Friday, 19 October 2012

According to a legend firmly believed by Cortés himself, the magnificent reception laid on for him by Emperor Moctezuma/Montezuma, was on account of the Aztec belief that he was one of their gods, Quetzalcoatl (the ‘plumed serpent’), whose return from self-imposed exile was expected just at that propitious moment. Tepeyac meanwhile was a pre-Hispanic centre of worship of Tonantzin, translated as ‘our revered mother’, referring to a goddess, or else a series of goddesses in Aztec mythology. On 9th December 1531, Our Lady is believed to have appeared here to a 57 year-old indigenous Mexican convert to Christianity, a poor widower, St Juan Diego Cuauhtlatoatzin, who lived with his uncle, Juan Bernardino. Spanish dominion was established by that time, bringing hardships and humiliations to the native people; though one should never lose sight of the fact that human sacrifice and incessant warfare were essential features of the ousted heathen civilization. It is also noted that, for all their sophistication in some ways, Aztecs had not discovered how to use the wheel. Most importantly though, from a Spanish point of view, they knew nothing of Our Lord Jesus Christ, and there is reason to believe that the Church sought to defend native people from the excesses of colonisers who looked on them merely as a resource to be exploited. The story goes that, asking Juan Diego in his own Nahuatl language to petition the local Bishop for a church to be built in her honour at Tepeyac, Our Lady called herself Tecoatlaxopeuh, rendered as ‘she who crushes the serpent’; certainly an allusion to the third chapter of Genesis[1], but also resonating perhaps with the Indian population, for whom the ‘plumed serpent’, Quetzalcoatl, seemed to be responsible for such misery. Be that as it may, the Spanish ecclesiastical authorities under Bishop Juan de Zummarraga, attentive (eventually) to Juan Diego’s entreaties, are supposed to have heard Tecoatlaxopeuh as ‘de Guadalupe’, recalling a famous Marian shrine in the Kingdom of Castile.

Rosary monument, La Calzada de los Misterios
   At intervals along La Calzada de los Misterios are tall monuments, with painted Gospel scenes, some in better repair than others, dedicated to each of the traditional 15 Mysterios of the Holy Rosary of the Most Blessed Virgin Mary.[2] Roses feature prominently in the unfolding narrative of St Juan Diego’s encounter with Tecoatlaxopeuh. On the third of their meetings at Tepeyac, the Bishop having asked for a sign to prove the veracity of Juan Diego’s assertions, Our Lady told him to come back to see her on the next day. However, at home he discovered his uncle, Juan Bernadino, apparently mortally ill, obliging him to stay by his bedside for two days. When he left the house it was to fetch a priest, an errand which entailed going via Tepeyac, where Our Lady was waiting. A part of the message she addressed to him that day, 12th December 1531, is inscribed in Spanish above the entrance to the great big round circus-like 1970s Basilica which i reached at about half past seven in the evening:
Big Top-esque: the Basilica

¿No estoy yo aquí que soy tu Madre?”[3]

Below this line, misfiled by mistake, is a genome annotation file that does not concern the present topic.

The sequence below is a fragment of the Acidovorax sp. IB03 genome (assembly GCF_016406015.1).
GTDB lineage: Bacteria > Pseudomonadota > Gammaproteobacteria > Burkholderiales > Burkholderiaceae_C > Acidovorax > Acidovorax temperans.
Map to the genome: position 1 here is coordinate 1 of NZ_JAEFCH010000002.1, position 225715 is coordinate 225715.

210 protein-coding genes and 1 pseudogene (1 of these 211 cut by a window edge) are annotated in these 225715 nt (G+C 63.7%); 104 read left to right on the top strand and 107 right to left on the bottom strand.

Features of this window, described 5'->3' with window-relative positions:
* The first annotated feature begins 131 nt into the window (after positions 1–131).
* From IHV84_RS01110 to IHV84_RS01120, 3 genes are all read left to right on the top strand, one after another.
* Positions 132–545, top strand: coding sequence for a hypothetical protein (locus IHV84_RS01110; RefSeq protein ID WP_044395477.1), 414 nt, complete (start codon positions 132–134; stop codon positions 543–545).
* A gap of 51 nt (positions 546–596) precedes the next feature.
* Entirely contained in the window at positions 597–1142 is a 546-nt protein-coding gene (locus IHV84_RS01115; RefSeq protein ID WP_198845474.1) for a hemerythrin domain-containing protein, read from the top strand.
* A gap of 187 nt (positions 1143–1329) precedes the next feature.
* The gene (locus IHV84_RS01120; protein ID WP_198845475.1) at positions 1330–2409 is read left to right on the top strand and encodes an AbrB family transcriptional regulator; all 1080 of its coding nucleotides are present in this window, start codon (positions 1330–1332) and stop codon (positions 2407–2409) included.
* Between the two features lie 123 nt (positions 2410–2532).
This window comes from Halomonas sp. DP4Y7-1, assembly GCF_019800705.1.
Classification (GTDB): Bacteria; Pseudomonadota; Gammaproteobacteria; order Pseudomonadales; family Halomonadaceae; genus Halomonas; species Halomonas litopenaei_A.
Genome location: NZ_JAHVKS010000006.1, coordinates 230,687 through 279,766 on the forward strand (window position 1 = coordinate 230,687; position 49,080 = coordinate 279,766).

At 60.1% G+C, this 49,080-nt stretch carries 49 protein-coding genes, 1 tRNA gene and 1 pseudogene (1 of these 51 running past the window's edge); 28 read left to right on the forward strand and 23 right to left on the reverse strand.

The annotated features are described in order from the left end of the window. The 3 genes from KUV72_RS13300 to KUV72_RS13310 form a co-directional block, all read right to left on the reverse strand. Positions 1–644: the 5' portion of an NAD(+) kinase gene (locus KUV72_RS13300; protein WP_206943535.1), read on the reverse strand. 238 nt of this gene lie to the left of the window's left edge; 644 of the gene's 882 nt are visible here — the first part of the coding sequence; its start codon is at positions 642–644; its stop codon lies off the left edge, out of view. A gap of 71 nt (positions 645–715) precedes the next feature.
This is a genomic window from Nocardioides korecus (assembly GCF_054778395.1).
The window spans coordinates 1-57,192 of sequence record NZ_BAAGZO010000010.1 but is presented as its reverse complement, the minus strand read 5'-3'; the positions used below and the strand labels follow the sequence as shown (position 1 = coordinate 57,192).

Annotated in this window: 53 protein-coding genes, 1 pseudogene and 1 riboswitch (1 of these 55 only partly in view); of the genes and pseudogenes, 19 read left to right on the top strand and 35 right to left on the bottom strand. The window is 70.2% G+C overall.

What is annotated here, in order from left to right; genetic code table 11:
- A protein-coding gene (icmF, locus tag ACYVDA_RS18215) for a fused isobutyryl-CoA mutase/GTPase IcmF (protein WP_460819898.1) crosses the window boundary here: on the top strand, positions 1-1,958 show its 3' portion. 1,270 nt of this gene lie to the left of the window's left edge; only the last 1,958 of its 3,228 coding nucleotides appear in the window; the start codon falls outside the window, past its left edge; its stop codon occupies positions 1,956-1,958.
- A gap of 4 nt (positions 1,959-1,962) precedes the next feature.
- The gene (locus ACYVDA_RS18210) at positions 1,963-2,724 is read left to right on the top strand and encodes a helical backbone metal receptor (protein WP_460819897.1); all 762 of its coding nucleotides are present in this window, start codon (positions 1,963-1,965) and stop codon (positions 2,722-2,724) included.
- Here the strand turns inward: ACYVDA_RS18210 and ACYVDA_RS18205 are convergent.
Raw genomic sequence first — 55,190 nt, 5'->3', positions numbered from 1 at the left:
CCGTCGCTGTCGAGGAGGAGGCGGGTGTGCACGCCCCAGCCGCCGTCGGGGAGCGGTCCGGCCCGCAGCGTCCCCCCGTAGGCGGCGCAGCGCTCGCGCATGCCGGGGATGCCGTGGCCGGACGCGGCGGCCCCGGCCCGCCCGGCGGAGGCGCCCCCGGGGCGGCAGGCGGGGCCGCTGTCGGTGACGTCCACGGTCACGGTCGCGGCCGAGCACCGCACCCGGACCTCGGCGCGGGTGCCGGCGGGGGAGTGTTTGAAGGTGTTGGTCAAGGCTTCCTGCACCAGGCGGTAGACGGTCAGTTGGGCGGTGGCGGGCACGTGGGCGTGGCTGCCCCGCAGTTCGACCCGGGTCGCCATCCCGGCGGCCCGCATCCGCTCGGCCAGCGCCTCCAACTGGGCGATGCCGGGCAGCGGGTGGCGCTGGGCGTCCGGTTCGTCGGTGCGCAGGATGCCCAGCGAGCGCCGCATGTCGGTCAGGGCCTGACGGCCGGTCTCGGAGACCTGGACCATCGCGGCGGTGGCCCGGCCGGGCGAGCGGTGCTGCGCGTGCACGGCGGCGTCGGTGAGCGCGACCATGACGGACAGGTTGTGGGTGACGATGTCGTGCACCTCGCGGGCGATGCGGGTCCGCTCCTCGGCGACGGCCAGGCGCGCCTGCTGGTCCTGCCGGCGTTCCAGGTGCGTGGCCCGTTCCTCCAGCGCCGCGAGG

A fuller version is as follows:

   “Hear and let it penetrate into your heart, my dear little son; let nothing discourage you, nothing depress you. Let nothing alter your heart or your countenance. Also, do not fear any illness or vexation, anxiety or pain. Am I not here who am your Mother? Are you not under my shadow and protection? Am I not your fountain of life? Are you not in the folding of my arms? Is there anything else that you need?
   Do not fear for your uncle for he is not going to die. Be assured... he is already well.
Our Lady of Guadalupe, Mexico City
   Our Lady then told him to climb to the top of the hill and, though it was December and the ground was frozen, to gather all the flowers he would find growing there. Juan Diego joyfully complied, discovering exquisite Castilian roses, unknown in Mexico, among the cacti, bare scrub and rocks. He collected them into his tilma, a kind of poncho made from coarse cactus fibre, then brought them down to Our Lady, who rearranged them before sending them with her protégé back to the Bishop. At length obtaining a third Episcopal audience, in the company of various other Spaniards St Juan Diego was barely less stupefied than they were to discover, that unfurling his tilma, not only did the gorgeous blooms fall out, but a glorious life-sized image of the Virgin was seen to be impressed on the inside.

   And a great sign appeared in heaven: A woman clothed with the sun, and the moon under her feet, and on her head a crown of twelve stars.” [Revelation 12:1]

[1] “And the Lord God said to the serpent: Because thou hast done this thing, thou art cursed among all cattle, and beasts of the earth: upon thy breast shalt thou go, and earth shalt thou eat all the days of thy life. I will put enmities between thee and the woman, and thy seed and her seed: she shall crush thy head, and thou shalt lie in wait for her heel.” [Genesis 3:14-15]
[2] Comprising five Joyful, five Sorrowful and five Glorious mysteries in the life of Jesus and His Mother. ‘A compendium of the Gospel’ in the words of Blessed John Paul II, who added five Luminous mysteries in 2002. ‘Rosary’ is from the Latin word rosarium, meaning ‘rose garden’ or ‘garland of roses’.
[3] “Am I not here who am your Mother?”

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